The Internet of Things (IoT) once again dominates this year's International CES, but the real value of the event is showing where all this connectivity can play a role in changing lives, says Ray Wang, chairman and founder of Constellation Research.
"The continued evolution of dumb devices to smarter and connected devices has impacted not only entertainment, but also drones," says Wang, whose analyst firm focuses on disruptive technologies.
There is a need for continuity across devices and platforms, he states. "As these devices evolve, the insights gathered, studied and shared will play a role in creating new ecosystems," he adds. "People will want to seamlessly move content and experiences across devices."
As these devices evolve, the insights gathered, studied and shared will play a role in creating new ecosystems.
Into Big Data territory
The real driver behind what we see at CES is that for the first time backends at scale are technically and economically viable for applications enabled by mobile devices, says Constellation Research vice president and principal analyst Holger Mueller.
Provisioning across market places, device management and security and more have matured only in the last 12 to 18 months to a level that makes large scale device rollouts for enterprises feasible, he states.
With Big Data and real' analytics becoming viable, for the first time intelligent and advanced applications reach the end user on their mobile device.
"Last but not least, let's not forget that the price competition between mobile service providers is helping enterprises to make the operational economics work," says Mueller.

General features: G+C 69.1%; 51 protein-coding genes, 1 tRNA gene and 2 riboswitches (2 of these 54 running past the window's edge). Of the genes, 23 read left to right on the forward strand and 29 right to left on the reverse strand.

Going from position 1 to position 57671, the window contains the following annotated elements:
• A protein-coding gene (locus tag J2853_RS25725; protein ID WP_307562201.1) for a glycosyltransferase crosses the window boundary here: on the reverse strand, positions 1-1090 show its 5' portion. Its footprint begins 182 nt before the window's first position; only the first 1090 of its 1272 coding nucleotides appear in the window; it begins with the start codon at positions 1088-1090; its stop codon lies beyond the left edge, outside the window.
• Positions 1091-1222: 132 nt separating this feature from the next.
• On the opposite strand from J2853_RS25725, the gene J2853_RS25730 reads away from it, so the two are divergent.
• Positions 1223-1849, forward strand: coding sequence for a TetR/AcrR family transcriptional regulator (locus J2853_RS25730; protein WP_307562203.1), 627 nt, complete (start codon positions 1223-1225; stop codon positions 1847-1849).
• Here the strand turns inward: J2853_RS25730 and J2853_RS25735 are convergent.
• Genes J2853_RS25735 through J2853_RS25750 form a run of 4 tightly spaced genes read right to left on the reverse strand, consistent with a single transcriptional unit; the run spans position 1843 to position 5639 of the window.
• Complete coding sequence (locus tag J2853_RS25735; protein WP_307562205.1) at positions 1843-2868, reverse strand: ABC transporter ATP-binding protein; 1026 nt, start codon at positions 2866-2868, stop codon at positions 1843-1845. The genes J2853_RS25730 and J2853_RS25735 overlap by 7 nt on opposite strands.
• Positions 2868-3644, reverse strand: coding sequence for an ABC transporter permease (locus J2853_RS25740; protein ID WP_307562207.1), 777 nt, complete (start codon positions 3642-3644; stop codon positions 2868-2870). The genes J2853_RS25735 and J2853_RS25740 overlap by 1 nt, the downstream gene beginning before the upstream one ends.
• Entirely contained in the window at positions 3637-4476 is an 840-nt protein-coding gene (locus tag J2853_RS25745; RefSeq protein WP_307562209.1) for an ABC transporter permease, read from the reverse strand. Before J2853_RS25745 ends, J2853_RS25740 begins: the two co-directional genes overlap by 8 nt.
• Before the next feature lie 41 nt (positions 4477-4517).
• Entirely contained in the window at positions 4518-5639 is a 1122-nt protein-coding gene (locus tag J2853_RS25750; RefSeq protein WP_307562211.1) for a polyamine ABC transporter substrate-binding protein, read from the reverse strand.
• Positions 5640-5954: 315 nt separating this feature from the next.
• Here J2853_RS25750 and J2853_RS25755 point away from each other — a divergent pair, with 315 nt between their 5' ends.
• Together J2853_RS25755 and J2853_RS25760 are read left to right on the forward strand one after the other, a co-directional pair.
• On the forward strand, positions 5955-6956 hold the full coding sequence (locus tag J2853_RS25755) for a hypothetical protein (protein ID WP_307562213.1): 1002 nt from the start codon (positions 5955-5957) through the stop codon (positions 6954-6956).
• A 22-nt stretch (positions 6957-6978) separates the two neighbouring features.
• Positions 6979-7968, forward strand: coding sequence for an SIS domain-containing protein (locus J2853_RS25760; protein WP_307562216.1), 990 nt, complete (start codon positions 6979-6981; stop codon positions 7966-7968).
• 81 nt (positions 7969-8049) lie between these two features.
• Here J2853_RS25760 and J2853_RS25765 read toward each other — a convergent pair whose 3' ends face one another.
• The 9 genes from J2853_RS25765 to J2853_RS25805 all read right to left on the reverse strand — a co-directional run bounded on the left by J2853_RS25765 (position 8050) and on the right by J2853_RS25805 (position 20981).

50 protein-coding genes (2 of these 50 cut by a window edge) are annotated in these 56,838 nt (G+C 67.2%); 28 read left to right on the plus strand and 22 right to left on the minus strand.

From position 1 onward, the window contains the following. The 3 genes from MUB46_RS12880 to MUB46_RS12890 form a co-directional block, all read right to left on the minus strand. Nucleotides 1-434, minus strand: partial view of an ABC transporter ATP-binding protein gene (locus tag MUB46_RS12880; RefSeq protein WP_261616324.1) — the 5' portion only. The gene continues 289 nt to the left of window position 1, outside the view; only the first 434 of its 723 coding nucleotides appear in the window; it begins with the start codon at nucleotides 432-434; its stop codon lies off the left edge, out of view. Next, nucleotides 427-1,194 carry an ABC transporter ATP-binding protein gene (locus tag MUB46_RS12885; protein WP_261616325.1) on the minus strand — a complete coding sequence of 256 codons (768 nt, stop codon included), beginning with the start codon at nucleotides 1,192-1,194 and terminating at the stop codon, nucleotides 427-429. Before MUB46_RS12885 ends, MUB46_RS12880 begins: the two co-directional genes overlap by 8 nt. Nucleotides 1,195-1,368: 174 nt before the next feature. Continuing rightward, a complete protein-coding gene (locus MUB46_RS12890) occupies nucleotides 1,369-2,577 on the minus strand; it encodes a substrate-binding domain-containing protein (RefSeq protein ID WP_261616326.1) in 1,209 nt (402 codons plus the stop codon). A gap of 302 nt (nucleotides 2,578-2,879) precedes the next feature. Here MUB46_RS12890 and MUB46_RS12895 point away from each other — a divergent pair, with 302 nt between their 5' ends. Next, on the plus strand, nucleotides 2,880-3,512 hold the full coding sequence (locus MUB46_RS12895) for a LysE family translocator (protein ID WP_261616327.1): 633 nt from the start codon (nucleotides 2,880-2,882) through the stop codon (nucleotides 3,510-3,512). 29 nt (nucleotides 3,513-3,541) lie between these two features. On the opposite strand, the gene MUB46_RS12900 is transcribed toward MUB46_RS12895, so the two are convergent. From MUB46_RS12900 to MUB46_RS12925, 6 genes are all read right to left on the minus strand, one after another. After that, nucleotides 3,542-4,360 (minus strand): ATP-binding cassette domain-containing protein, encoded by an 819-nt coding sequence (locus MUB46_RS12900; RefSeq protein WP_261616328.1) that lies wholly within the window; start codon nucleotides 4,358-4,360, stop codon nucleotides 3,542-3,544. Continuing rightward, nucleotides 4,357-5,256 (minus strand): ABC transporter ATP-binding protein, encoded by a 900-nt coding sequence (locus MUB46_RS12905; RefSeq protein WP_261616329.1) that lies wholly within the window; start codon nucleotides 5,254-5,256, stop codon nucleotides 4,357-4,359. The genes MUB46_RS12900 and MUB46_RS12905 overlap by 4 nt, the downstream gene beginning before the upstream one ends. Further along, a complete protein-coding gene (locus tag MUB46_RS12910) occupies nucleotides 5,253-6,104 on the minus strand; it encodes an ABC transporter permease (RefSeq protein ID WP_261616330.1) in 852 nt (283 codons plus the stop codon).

Constellation research analyst Alan Lepofsky, meanwhile, says by applying analytics to data collected by different sensors, enterprise collaboration platforms will be able to guide people as to what they should be working on immediately and what things they can avoid or delay.
IoT and Internet security
Steve Wilson, principal analyst at Constellation Research, notes the security implications of the rise of IoT.
For the second year now, the FIDO Alliance has been hosting consumer authentication showcase at CES.
The FIDO Alliance, he states, is designing the authentication plumbing for everything online. They are creating new standards and technical protocols allowing secure personal devices (phones, personal smart keys, wearables, and soon a range of regular appliances) to securely transmit authentication data to cloud services and other devices, in some cases eliminating passwords altogether.
The FIDO Alliance has now grown to over 130 members which include technology "heavyweights" like Google, Lenovo and Microsoft; payments giants Discover, MasterCard, PayPal and Visa; and e-commerce players like Netflix. There are also a couple of dozen biometrics vendors, many leading Identity and Access Management (IDAM) solutions and services, and almost every SIM and smartcard supplier.
Sign up for Computerworld eNewsletters.